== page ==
A Charlotte farmer is suing the city of East Lansing for excluding him from the city’s farmers market because of his views on marriage.

The federal lawsuit was filed today by lawyers with Alliance Defending Freedom, a group that advocates for religious freedom.

Steve Tennes, owner of Country Mill farms in Charlotte, said he won't be allowed to sell at the East Lansing farmers market this year because of Facebook posts in which he expressed his belief that marriage is between a man and woman.

The post addressed Tennes' decision last year to refer same-sex couples searching for a wedding venue elsewhere.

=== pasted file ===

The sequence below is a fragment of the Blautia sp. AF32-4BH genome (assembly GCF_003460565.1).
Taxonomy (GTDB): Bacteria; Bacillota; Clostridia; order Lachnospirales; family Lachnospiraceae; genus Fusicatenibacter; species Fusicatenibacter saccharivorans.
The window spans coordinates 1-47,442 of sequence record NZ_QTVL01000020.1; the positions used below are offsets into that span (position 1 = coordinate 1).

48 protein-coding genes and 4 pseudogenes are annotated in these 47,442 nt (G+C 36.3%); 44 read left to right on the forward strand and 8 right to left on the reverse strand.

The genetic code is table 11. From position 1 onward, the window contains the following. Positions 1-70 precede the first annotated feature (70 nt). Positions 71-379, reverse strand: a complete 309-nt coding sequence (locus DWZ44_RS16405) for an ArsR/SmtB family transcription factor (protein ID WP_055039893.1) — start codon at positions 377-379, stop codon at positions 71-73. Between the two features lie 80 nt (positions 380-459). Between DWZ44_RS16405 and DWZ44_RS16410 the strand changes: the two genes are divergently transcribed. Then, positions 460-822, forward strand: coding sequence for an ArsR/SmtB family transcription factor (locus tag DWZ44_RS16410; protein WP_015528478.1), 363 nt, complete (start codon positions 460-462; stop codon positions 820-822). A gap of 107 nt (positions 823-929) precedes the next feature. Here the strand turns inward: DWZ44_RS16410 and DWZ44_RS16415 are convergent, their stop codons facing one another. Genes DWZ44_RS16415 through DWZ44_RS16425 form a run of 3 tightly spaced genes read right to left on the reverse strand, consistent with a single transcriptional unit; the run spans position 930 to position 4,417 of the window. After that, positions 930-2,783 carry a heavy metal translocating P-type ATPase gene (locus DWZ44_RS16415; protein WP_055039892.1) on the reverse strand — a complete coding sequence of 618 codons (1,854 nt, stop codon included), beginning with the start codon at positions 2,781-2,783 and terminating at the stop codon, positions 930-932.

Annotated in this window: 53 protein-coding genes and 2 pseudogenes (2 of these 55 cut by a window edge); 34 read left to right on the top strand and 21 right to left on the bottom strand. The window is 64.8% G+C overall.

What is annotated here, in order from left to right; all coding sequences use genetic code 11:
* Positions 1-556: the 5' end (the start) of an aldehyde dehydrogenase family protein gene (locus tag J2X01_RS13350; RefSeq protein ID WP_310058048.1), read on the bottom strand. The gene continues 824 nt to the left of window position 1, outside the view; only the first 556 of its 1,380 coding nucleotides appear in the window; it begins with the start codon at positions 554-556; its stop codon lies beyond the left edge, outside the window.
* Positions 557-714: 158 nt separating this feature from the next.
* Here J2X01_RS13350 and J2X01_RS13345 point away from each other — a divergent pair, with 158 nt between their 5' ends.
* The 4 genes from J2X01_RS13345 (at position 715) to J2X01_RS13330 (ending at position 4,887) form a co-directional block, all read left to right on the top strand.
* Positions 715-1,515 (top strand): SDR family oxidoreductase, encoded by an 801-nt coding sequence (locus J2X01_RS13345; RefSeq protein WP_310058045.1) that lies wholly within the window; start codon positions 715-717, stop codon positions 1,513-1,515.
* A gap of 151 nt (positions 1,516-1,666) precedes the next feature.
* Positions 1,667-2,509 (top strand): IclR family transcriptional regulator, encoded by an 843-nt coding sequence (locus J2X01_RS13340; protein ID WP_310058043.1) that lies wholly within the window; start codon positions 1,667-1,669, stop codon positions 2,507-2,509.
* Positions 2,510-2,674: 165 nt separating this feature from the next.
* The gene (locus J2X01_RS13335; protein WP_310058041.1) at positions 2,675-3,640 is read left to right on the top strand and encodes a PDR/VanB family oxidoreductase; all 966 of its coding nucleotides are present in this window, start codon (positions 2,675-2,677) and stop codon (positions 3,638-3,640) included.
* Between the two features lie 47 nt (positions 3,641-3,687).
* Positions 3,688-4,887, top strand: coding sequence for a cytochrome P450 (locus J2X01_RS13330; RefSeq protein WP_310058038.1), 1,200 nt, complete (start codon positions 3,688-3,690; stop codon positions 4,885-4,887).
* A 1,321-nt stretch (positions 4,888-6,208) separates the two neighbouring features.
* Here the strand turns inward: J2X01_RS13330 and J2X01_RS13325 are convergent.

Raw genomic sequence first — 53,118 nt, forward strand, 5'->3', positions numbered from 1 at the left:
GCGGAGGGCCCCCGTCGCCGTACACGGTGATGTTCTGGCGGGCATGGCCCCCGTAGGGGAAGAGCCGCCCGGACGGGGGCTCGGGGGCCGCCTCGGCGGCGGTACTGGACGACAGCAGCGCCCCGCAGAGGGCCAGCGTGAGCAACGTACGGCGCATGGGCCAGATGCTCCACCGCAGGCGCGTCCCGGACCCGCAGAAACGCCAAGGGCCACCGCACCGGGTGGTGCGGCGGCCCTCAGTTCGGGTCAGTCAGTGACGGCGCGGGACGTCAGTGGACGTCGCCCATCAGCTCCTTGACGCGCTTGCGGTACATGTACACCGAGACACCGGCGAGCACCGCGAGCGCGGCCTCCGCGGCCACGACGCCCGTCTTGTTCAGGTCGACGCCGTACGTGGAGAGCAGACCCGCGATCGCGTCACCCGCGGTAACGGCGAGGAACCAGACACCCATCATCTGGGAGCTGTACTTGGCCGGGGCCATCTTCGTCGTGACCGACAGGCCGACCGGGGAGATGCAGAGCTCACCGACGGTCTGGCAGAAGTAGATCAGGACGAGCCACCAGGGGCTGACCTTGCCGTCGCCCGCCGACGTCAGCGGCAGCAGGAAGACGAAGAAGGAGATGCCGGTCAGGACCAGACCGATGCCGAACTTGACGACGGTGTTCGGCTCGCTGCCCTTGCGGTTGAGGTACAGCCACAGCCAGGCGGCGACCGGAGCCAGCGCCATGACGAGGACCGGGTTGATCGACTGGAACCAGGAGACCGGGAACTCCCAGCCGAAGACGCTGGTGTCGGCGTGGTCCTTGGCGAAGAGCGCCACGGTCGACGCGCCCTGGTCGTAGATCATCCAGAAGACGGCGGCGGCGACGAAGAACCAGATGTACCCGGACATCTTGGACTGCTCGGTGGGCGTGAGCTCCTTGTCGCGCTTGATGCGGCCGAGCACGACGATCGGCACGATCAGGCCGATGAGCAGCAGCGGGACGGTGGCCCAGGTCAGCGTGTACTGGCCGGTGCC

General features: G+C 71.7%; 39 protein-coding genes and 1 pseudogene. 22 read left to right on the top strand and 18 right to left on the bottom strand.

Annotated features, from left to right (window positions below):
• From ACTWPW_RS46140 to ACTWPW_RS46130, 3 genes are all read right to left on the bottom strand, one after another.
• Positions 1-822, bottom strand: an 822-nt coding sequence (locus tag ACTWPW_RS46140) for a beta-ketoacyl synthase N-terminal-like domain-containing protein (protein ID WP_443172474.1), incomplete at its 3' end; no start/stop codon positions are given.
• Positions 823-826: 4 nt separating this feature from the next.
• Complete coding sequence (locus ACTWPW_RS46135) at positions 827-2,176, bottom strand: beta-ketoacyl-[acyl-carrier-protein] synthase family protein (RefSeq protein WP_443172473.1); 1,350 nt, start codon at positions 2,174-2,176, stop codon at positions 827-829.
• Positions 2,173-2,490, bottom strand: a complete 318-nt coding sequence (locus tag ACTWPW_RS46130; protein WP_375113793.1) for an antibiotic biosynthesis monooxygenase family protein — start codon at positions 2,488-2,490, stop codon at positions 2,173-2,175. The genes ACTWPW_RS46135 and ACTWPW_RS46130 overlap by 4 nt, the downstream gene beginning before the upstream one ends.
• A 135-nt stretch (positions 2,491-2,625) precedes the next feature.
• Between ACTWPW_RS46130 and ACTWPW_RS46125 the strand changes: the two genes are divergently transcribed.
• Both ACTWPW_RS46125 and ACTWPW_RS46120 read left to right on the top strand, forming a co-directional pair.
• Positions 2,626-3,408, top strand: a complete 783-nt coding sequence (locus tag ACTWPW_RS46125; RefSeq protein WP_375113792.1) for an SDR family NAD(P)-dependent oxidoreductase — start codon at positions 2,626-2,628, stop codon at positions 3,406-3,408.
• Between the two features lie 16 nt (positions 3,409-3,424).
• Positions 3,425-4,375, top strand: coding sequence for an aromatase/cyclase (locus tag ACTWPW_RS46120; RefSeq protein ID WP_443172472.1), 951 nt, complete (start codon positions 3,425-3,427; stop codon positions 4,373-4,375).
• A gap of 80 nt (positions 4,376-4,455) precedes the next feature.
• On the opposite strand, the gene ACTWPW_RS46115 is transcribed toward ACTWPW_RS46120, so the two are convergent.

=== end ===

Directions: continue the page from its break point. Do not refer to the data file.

An East Lansing policy, according to a statement, requires vendors at the farmers market to comply with the city’s human relations ordinance regarding discrimination.

The city excluded Tennes from the 2017 farmers market for violating that policy, according to the lawsuit.

East Lansing Mayor Mark Meadows said the city's policy applies to Tennes not because of his individual beliefs or Facebook posts, but because of his "business decision" to exclude same-sex couples from holding wedding ceremonies at the farm.

"This is about them operating a business that discriminates against LGBT individuals and that’s a whole different issue," Meadows said.

The market opens Sunday and runs each Sunday through October.